The Special Danger of This Moment

During the acknowledged period of the Cold War (which never really ended), the nuclear risk, though serious, was always somewhat mitigated by the fact that the Soviet Union’s goals and strategies were systemic, rather than personal. That is, the Cold War was waged not against one unstable individual who, if feeling threatened — including from within his own country — might become rabid and make a cataclysmic lunge at “mutual assured destruction” merely to cause maximum damage on the way down, but against a system that transcended any individual’s feelings. Since the Communist Party was designed to be indestructible as a regime that was not dependent on a figurehead for its survival, strategic choices regarding nuclear weapons were, one could hope, always made with the Soviet Union’s long-term prospects in mind, rather than one man’s shaky ego. 

This consideration was of course part of the reasoning behind the global push to limit the number of countries capable of developing nuclear weapons. As dangerous as it was to have such end-times weapons in the hands of mortal enemy nations, how much more precarious to have them under the control of a man who represents no impersonal system or “great project,” but merely his own individual interests, power, and survival. And yet after decades of worrying about North Korea, India, Pakistan, and Iran, the world is slowly realizing, though perhaps no one has yet openly admitted it, that the ultimate “rogue nuclear madman” is the one who inherited the largest nuclear arsenal in the world. The risk from Moscow that was formerly somewhat mitigated by the systemic nature of the old regime’s aims has evaporated as Russia has come unmoored from the multi-generational dreams of the “evil empire,” as Reagan called it, and become one man’s personal aggrandizement machine.

What would Vladimir Putin do if he felt personally threatened? After all, his goals are entirely his own, and represent no higher aim or wider party. He represents only himself. The nightmare scenario that so many have dreaded from a rogue nation or isolated dictator has in fact been with us for twenty years. A man with no allegiance to anything but himself, no ties to any intentions broader than his own preservation and empowerment, has the largest nuclear stockpile at his disposal. What if, in a moment of duress, he should decide to dispose of it in the most outrageous manner possible? All those politicians, diplomats, businessmen, and entertainers who have sidled up to Putin and tried to “get along” with him over these decades are culpable here, and stand to face the ugliest moment of reckoning in human history. They would certainly have it coming, though the poetic justice of this outcome would be achieved at a somewhat unpalatable price in collateral damage.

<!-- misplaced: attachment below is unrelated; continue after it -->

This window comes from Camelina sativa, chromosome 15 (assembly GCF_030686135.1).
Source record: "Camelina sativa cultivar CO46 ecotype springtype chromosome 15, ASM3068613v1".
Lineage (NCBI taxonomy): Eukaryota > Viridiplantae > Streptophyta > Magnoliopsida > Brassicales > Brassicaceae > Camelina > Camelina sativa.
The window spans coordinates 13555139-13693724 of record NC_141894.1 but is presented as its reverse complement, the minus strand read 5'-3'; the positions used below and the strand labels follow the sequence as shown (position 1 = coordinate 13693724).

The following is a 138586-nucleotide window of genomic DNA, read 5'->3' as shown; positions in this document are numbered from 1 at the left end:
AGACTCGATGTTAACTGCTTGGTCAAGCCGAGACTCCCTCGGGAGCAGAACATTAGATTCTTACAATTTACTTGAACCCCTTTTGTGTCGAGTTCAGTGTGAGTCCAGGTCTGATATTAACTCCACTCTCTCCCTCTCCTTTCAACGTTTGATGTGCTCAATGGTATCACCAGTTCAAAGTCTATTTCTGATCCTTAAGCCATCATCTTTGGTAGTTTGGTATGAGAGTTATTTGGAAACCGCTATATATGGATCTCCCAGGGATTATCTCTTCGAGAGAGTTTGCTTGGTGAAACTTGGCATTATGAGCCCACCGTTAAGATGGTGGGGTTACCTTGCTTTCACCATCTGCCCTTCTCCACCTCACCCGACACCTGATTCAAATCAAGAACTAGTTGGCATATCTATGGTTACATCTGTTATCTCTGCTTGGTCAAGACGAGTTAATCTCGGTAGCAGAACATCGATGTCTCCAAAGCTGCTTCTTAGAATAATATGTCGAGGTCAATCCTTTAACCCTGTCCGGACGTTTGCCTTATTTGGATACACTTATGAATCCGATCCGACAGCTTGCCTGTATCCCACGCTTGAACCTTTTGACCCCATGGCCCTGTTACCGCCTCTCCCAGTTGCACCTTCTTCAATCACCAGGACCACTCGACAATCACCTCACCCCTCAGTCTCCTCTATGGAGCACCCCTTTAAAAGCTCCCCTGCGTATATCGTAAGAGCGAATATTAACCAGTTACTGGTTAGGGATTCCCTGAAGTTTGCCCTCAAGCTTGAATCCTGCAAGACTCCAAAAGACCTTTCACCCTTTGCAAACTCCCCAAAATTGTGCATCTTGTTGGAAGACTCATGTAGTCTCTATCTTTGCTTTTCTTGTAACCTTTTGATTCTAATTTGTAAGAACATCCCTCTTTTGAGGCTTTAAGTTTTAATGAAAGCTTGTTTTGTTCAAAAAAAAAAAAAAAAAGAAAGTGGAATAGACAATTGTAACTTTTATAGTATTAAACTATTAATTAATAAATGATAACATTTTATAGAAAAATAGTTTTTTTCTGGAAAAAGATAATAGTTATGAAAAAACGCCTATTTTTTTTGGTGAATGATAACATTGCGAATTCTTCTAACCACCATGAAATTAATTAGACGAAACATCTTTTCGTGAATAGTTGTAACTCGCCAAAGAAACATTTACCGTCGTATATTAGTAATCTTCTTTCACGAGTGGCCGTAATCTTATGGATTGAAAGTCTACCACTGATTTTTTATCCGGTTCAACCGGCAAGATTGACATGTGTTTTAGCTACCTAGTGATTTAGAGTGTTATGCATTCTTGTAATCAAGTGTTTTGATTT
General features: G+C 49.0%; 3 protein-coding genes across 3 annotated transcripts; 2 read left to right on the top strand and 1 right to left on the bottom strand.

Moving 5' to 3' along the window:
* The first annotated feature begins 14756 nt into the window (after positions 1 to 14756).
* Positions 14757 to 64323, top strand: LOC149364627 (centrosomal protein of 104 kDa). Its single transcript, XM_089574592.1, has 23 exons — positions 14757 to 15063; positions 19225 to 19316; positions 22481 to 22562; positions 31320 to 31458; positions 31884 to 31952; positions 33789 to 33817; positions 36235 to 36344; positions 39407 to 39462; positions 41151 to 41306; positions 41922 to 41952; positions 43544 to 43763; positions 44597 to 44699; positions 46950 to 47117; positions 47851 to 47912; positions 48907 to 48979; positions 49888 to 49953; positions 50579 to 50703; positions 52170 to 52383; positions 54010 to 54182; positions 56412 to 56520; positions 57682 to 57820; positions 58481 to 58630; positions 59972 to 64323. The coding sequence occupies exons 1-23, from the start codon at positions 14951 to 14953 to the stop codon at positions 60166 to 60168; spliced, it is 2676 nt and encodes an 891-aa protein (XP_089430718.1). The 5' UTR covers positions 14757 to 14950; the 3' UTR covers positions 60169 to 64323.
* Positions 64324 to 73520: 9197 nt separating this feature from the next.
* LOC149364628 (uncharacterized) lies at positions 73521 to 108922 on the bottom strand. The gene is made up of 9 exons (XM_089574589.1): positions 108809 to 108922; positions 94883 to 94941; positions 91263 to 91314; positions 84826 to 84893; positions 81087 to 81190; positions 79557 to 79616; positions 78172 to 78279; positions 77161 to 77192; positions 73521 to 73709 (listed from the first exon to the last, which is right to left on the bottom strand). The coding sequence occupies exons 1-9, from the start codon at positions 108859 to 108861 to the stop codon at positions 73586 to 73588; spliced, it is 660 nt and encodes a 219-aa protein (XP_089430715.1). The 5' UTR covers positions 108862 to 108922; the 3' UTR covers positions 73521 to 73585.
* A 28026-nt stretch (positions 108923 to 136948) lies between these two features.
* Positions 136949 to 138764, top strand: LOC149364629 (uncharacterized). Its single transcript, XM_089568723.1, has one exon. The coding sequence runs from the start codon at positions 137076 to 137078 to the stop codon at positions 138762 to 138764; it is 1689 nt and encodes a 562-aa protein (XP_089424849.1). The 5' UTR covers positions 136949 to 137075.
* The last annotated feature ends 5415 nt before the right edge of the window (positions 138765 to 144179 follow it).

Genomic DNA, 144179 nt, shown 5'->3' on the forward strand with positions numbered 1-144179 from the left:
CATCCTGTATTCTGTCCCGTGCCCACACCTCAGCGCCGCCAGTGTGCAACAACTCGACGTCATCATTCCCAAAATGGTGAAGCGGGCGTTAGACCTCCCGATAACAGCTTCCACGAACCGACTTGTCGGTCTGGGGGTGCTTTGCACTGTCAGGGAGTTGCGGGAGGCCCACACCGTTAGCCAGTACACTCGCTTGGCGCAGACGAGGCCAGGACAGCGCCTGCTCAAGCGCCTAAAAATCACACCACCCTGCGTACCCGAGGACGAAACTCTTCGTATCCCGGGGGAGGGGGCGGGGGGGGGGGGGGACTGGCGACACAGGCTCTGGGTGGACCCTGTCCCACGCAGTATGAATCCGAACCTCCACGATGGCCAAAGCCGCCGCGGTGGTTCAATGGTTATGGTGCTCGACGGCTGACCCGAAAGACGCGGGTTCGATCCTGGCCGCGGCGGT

The world has three choices in the current predicament:

  1. Let Putin win or “save face” in his expansionist brutality, in order to prevent him ever feeling driven to the extreme recourse, though at the cost of tens of thousands of innocent lives and hundreds of millions of people’s freedom;
  2. Convert him to the ways of peaceful coexistence and liberal government, such that he defuses his own threat and makes some amends for the massive destruction he has already caused;
  3. Force his hand by rejecting his aggression and precipitating his defeat and humiliation, in the hope that his tyrant’s heart wilts under the harsh truth of his failure until he finally surrenders Russia to better Russians, or more likely simply hides in his corner unto death, as tyrants often do.

The first option has been the world’s primary anti-strategy for dealing with Putin for two decades. The second, the pie in the sky solution, is even less likely when a dictator has effectively surrounded himself with yes men and has already committed himself to a course of do-or-die aggression, such that his spiritual defensiveness and closed-mindedness have probably hardened to impenetrability. The third, the option used by Reagan, Thatcher, and John Paul II (the Polish pope, which explains much about why that country is the only one outside of Ukraine currently displaying full courage against Putin), is far from easy or perfectly safe, and requires nerves of steel, but it is the most realistic path to silencing a tyrannical threat that has already grown to global menace proportions.

Today’s leading advanced nations, however, lack a single statesman with the courage or decency to employ or sustain this strategy — a condition which Putin has been counting on all along, and has even helped to foster through his regime’s interventions in other countries’ domestic politics.

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